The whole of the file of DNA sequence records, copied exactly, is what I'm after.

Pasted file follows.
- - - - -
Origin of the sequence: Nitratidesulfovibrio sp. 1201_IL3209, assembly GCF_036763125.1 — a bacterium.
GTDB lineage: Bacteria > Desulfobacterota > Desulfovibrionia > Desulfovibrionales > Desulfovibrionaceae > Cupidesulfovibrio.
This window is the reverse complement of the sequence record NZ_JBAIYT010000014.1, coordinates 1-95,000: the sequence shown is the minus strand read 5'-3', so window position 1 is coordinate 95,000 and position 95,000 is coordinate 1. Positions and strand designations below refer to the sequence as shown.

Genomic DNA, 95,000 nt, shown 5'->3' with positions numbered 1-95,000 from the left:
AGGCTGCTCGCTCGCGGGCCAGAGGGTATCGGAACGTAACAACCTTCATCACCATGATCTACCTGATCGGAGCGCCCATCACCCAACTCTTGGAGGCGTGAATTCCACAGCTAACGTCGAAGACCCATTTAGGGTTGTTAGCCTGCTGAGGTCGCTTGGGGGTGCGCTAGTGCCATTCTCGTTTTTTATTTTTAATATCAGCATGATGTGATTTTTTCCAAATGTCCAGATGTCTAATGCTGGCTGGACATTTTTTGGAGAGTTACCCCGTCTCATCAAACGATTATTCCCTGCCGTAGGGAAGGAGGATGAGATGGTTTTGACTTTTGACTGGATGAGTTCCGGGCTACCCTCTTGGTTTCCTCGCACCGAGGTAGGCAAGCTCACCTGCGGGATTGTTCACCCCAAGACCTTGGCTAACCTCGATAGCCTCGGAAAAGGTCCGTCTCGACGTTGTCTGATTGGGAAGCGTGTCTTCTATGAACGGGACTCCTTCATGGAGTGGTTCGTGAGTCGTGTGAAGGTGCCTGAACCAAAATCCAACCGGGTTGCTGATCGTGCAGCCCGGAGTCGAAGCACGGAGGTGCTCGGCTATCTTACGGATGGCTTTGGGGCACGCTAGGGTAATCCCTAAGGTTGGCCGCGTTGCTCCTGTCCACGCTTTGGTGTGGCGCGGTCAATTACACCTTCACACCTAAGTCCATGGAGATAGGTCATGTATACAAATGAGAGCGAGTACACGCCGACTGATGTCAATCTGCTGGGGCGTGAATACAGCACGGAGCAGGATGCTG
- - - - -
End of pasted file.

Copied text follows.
Origin of the sequence: Nitratidesulfovibrio sp. 1201_IL3209, assembly GCF_036763125.1 — a bacterium.
GTDB lineage: Bacteria > Desulfobacterota > Desulfovibrionia > Desulfovibrionales > Desulfovibrionaceae > Cupidesulfovibrio.
This window is the reverse complement of the sequence record NZ_JBAIYT010000014.1, coordinates 1-95,000: the sequence shown is the minus strand read 5'-3', so window position 1 is coordinate 95,000 and position 95,000 is coordinate 1. Positions and strand designations below refer to the sequence as shown.

Genomic DNA, 95,000 nt, shown 5'->3' with positions numbered 1-95,000 from the left:
AGGCTGCTCGCTCGCGGGCCAGAGGGTATCGGAACGTAACAACCTTCATCACCATGATCTACCTGATCGGAGCGCCCATCACCCAACTCTTGGAGGCGTGAATTCCACAGCTAACGTCGAAGACCCATTTAGGGTTGTTAGCCTGCTGAGGTCGCTTGGGGGTGCGCTAGTGCCATTCTCGTTTTTTATTTTTAATATCAGCATGATGTGATTTTTTCCAAATGTCCAGATGTCTAATGCTGGCTGGACATTTTTTGGAGAGTTACCCCGTCTCATCAAACGATTATTCCCTGCCGTAGGGAAGGAGGATGAGATGGTTTTGACTTTTGACTGGATGAGTTCCGGGCTACCCTCTTGGTTTCCTCGCACCGAGGTAGGCAAGCTCACCTGCGGGATTGTTCACCCCAAGACCTTGGCTAACCTCGATAGCCTCGGAAAAGGTCCGTCTCGACGTTGTCTGATTGGGAAGCGTGTCTTCTATGAACGGGACTCCTTCATGGAGTGGTTCGTGAGTCGTGTGAAGGTGCCTGAACCAAAATCCAACCGGGTTGCTGATCGTGCAGCCCGGAGTCGAAGCACGGAGGTGCTCGGCTATCTTACGGATGGCTTTGGGGCACGCTAGGGTAATCCCTAAGGTTGGCCGCGTTGCTCCTGTCCACGCTTTGGTGTGGCGCGGTCAATTACACCTTCACACCTAAGTCCATGGAGATAGGTCATGTATACAAATGAGAGCGAGTACACGCCGACTGATGTCAATCTGCTGGGGCGTGAATACAGCACGGAGCAGGATGCTG